Getting back to exercise may be the last thing on your mind after cancer treatment — but it may be the best thing for you.
Once, the common view was that patients in recovery should rest and avoid activity. Not anymore. The American Cancer Society recently released new guidelines that recommend both good nutrition and exercise for survivors to reduce the chance of recurrence and increase the chance for disease-free survival.
While this certainly sounds like a good idea, it can be a scary prospect for those who suffer from fatigue, depression or a loss of confidence from cancer surgery or treatment.
I know that after my breast cancer surgery, even walking on crowded streets or into a busy store was frightening, as I worried about getting bumped or jostled where my stitches were. But I did miss my fitness routine.
As soon as my doctor gave me permission to exercise, I headed to a “Renewal” water exercise class for breast cancer patients at the JCC in Manhattan as a way to ease back into moving again. The welcoming warm water and calming exercises left me feeling more comfortable in my body, and helped me heal physically, mentally and emotionally. Soon I was back to my old exercise habits— but five years later, I still attend these weekly classes.
The women there serve as a nurturing support group for me. We all chat about our medications, the occasional health scare and just life in general as survivors. It’s also a time of the week when I get to just “slow down to the speed of life,” as my teacher Teri says. I relax and let the water embrace me, while getting a workout, too.
For some people, cancer can actually kickstart some new habits, especially if they never exercised or focused on diet much before. As always, talk with your doctor about any changes you plan to make in your eating and exercising habits to keep excess weight off. Studies of several different cancers have found that being overweight after completing treatment was associated with shorter survival times and higher risk of cancer recurrence.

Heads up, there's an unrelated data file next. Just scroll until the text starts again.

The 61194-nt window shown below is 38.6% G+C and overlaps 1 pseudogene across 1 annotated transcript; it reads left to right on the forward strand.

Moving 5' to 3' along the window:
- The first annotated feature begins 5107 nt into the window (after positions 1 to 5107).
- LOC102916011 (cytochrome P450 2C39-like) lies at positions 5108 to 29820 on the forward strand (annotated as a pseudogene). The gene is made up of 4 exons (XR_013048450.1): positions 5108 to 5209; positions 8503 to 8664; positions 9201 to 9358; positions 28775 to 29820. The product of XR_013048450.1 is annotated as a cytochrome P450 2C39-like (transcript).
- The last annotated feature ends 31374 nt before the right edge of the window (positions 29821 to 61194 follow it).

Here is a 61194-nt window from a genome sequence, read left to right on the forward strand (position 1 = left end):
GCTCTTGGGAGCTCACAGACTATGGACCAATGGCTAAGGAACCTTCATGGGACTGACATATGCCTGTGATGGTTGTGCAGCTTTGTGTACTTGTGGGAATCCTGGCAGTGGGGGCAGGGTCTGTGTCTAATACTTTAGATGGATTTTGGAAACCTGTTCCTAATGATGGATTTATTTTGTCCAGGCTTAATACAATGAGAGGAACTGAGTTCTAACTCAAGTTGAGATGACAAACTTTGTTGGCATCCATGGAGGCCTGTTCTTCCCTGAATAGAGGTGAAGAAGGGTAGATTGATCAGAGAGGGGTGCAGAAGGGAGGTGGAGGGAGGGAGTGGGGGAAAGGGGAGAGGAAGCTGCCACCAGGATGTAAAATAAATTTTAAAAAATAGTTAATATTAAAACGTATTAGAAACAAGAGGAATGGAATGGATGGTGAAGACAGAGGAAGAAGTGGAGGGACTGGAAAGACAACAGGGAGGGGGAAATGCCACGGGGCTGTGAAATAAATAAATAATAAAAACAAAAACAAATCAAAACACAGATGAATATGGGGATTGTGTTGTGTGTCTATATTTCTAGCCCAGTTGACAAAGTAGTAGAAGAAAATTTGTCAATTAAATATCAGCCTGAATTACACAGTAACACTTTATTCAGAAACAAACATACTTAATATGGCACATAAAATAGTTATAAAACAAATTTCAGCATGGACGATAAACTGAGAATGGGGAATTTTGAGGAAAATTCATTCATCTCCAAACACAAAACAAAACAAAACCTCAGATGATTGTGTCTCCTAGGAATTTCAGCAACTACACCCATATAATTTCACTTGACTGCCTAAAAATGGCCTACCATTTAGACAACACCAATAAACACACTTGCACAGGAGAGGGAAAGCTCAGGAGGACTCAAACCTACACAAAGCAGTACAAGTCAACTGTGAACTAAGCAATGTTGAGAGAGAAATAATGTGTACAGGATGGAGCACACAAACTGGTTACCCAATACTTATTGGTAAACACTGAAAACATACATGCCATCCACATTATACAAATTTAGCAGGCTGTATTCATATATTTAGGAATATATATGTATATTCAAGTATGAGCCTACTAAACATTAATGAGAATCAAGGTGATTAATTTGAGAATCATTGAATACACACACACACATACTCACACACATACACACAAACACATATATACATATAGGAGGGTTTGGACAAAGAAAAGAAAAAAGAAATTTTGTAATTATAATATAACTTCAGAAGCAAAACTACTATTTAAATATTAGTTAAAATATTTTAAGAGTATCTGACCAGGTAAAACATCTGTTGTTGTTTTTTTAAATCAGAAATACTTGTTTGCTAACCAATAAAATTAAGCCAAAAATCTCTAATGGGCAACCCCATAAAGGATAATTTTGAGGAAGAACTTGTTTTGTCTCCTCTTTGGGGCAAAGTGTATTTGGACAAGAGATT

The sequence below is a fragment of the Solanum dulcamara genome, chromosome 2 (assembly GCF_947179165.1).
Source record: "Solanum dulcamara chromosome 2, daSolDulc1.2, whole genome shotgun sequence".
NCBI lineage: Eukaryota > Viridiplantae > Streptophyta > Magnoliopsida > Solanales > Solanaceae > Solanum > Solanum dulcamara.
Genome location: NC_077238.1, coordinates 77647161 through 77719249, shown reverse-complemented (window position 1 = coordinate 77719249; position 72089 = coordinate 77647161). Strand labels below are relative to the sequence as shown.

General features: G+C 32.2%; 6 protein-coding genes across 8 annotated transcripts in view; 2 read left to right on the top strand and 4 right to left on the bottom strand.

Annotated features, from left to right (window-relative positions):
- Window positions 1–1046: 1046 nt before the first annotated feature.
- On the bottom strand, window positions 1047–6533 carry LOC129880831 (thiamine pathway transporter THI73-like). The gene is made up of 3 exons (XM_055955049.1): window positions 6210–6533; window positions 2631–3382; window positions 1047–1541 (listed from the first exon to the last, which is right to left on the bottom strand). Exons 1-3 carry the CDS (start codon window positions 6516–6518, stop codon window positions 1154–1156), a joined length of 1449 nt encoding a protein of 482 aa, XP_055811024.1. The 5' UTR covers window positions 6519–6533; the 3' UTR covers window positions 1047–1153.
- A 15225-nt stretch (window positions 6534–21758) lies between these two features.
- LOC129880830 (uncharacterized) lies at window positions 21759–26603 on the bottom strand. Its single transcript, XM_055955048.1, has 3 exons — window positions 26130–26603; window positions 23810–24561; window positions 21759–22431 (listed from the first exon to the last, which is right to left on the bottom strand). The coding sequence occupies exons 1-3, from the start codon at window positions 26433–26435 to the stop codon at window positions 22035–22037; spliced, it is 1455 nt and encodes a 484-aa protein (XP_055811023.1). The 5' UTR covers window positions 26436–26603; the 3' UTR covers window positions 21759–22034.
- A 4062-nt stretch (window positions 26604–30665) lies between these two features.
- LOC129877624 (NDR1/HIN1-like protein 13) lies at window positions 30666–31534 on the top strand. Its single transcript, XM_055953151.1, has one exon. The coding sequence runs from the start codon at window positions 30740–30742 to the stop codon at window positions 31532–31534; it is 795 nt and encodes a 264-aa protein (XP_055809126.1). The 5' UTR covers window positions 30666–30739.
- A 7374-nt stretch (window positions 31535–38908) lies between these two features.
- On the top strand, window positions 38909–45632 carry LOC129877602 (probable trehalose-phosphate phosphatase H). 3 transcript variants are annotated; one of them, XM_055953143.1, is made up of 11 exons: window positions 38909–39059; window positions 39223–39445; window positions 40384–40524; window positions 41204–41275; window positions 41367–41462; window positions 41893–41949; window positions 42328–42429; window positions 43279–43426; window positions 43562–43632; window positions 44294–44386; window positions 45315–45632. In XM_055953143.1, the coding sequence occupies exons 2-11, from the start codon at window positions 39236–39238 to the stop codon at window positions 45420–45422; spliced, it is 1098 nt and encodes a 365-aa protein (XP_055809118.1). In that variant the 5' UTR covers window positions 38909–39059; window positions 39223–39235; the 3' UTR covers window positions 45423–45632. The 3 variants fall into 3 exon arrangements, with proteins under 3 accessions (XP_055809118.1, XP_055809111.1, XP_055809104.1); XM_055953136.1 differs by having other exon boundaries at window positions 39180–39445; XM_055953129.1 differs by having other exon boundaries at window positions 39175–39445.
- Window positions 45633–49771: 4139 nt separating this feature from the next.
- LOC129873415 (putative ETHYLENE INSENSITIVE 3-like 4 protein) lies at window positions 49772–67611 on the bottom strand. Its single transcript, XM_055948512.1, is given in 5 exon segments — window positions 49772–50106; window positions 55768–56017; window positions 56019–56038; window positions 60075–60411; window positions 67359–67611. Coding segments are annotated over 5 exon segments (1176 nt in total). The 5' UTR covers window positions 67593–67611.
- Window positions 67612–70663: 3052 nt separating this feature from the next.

The best way for those not used to working out to start a healthy fitness program is to check out the gentle yoga or stretching classes many hospitals or cancer centers offer their patients. This is a good way to ensure that you are active safely and effectively, and get exercises specifically tailored to any new limitations you might have. For example, breast cancer patients may want to do certain exercises to strengthen their arms and reduce their chances of getting lymphedema.
If you don’t feel like leaving home just yet, check out the recommended exercises on the American Cancer Society website. There are numerous free specialty videos on YouTube, and there are also DVDs for sale, like those at www.strengthandcourage.net or www.thecancerspecialist.com.
If your energy levels are not up to what they once were, do not fear. Start slow and hopefully with time you will be able to do more and more. Set small, realistic goals so you will feel positive about your accomplishments. Every short walk you take and weight you lift will help improve muscle strength and balance, improve your general well being and help you thrive as a survivor.
The bottom line: get up and go!
What did you do to get back into a healthy routine after cancer surgery or treatment? What keeps you motivated? Let us know in the comments.